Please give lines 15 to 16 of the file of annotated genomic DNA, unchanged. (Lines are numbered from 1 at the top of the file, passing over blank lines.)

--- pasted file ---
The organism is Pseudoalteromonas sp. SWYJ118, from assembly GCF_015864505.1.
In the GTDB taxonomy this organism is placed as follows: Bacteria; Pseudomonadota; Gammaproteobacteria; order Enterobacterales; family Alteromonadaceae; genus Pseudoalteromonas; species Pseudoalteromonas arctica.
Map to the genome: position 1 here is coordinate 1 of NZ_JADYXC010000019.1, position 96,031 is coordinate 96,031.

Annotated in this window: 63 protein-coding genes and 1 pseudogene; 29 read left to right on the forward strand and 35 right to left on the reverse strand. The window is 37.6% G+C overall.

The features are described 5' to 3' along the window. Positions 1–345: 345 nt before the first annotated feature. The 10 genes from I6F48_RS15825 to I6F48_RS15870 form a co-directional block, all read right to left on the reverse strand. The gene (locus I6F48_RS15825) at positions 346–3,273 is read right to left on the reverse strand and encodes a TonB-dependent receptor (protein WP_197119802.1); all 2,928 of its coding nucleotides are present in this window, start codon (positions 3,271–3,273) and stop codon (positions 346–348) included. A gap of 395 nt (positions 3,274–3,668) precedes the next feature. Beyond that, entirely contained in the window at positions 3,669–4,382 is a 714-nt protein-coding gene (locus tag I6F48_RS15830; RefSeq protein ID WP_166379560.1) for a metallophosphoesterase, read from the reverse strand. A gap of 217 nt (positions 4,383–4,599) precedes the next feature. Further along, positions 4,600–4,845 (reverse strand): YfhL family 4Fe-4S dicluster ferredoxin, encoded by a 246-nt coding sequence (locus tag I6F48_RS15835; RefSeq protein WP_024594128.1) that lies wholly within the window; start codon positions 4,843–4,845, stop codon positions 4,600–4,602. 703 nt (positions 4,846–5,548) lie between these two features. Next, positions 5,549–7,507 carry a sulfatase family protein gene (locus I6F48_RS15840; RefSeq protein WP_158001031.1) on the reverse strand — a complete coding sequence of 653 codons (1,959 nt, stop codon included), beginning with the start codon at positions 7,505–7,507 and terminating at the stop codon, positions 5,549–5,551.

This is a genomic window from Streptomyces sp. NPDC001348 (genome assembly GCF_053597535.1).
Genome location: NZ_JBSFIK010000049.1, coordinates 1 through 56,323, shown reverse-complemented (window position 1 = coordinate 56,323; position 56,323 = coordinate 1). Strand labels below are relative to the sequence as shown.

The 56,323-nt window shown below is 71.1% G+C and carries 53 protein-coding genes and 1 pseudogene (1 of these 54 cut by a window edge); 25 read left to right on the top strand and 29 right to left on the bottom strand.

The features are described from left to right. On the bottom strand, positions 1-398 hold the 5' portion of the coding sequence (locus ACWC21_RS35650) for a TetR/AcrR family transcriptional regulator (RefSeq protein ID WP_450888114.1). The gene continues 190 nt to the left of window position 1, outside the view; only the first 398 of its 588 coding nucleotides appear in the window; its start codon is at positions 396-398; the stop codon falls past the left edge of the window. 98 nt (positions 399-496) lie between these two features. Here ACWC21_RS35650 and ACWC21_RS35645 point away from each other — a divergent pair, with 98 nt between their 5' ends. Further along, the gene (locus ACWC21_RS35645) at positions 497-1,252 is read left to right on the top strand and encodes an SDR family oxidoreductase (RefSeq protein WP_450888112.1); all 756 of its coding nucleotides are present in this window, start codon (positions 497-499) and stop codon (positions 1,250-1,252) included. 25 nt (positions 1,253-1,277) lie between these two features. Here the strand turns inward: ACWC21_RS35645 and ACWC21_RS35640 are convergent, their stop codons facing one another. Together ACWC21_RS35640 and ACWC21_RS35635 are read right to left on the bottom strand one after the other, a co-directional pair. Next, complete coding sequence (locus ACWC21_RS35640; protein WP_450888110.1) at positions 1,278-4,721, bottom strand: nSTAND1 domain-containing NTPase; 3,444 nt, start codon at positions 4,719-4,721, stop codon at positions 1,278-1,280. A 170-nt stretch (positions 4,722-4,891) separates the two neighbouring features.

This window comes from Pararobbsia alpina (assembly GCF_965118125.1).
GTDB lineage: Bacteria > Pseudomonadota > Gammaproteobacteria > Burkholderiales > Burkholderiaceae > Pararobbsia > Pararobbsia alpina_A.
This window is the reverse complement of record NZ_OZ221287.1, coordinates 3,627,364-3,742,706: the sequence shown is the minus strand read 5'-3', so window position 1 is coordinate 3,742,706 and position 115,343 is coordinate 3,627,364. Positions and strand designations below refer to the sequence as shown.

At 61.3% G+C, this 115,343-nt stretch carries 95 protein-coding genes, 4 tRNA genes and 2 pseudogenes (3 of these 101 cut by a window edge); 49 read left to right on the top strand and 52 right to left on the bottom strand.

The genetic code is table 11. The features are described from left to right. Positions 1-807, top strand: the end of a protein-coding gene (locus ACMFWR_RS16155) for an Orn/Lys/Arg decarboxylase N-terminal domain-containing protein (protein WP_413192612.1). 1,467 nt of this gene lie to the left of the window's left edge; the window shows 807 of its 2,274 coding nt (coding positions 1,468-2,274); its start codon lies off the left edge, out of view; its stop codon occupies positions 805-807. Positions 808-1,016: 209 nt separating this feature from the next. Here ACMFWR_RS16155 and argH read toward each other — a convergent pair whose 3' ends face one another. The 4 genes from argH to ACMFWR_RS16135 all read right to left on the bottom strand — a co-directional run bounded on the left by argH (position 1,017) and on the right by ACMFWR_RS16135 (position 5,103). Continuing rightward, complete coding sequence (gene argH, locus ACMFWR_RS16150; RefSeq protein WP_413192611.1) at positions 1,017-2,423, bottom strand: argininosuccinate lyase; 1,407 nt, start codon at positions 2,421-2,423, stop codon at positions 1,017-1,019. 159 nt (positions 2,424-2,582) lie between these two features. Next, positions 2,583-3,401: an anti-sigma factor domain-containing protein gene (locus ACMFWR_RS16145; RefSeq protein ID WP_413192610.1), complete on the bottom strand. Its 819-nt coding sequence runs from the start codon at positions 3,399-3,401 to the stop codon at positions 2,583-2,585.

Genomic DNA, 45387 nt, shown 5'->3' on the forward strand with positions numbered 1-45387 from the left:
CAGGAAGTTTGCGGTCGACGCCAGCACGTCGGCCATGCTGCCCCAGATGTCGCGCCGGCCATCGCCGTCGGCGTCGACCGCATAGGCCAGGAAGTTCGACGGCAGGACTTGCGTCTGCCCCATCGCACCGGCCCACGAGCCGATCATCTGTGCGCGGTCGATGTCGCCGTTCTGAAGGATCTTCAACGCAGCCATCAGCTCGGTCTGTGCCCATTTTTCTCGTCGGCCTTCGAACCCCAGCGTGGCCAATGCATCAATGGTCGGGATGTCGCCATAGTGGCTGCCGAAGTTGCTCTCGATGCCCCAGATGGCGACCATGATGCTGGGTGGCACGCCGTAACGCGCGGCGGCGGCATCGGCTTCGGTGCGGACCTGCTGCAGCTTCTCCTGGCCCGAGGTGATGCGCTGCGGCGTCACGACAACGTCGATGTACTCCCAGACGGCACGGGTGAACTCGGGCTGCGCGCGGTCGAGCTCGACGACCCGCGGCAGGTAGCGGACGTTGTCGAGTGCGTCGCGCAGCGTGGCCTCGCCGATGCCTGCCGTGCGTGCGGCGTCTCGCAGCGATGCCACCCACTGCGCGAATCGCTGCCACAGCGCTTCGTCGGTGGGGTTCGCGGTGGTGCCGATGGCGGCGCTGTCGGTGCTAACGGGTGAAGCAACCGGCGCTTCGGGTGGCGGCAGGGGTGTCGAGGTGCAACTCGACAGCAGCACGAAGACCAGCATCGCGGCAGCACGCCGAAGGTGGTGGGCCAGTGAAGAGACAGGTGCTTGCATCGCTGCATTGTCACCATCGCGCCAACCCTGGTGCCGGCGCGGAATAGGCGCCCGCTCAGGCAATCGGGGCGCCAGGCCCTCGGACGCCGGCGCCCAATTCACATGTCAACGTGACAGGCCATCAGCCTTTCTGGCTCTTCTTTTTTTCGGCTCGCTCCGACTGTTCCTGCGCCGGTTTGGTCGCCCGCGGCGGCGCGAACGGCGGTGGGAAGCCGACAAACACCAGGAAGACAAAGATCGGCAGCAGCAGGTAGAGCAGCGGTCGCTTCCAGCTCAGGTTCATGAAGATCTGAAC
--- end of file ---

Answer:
Genomic DNA, 45387 nt, shown 5'->3' on the forward strand with positions numbered 1-45387 from the left:
CAGGAAGTTTGCGGTCGACGCCAGCACGTCGGCCATGCTGCCCCAGATGTCGCGCCGGCCATCGCCGTCGGCGTCGACCGCATAGGCCAGGAAGTTCGACGGCAGGACTTGCGTCTGCCCCATCGCACCGGCCCACGAGCCGATCATCTGTGCGCGGTCGATGTCGCCGTTCTGAAGGATCTTCAACGCAGCCATCAGCTCGGTCTGTGCCCATTTTTCTCGTCGGCCTTCGAACCCCAGCGTGGCCAATGCATCAATGGTCGGGATGTCGCCATAGTGGCTGCCGAAGTTGCTCTCGATGCCCCAGATGGCGACCATGATGCTGGGTGGCACGCCGTAACGCGCGGCGGCGGCATCGGCTTCGGTGCGGACCTGCTGCAGCTTCTCCTGGCCCGAGGTGATGCGCTGCGGCGTCACGACAACGTCGATGTACTCCCAGACGGCACGGGTGAACTCGGGCTGCGCGCGGTCGAGCTCGACGACCCGCGGCAGGTAGCGGACGTTGTCGAGTGCGTCGCGCAGCGTGGCCTCGCCGATGCCTGCCGTGCGTGCGGCGTCTCGCAGCGATGCCACCCACTGCGCGAATCGCTGCCACAGCGCTTCGTCGGTGGGGTTCGCGGTGGTGCCGATGGCGGCGCTGTCGGTGCTAACGGGTGAAGCAACCGGCGCTTCGGGTGGCGGCAGGGGTGTCGAGGTGCAACTCGACAGCAGCACGAAGACCAGCATCGCGGCAGCACGCCGAAGGTGGTGGGCCAGTGAAGAGACAGGTGCTTGCATCGCTGCATTGTCACCATCGCGCCAACCCTGGTGCCGGCGCGGAATAGGCGCCCGCTCAGGCAATCGGGGCGCCAGGCCCTCGGACGCCGGCGCCCAATTCACATGTCAACGTGACAGGCCATCAGCCTTTCTGGCTCTTCTTTTTTTCGGCTCGCTCCGACTGTTCCTGCGCCGGTTTGGTCGCCCGCGGCGGCGCGAACGGCGGTGGGAAGCCGACAAACACCAGGAAGACAAAGATCGGCAGCAGCAGGTAGAGCAGCGGTCGCTTCCAGCTCAGGTTCATGAAGATCTGAAC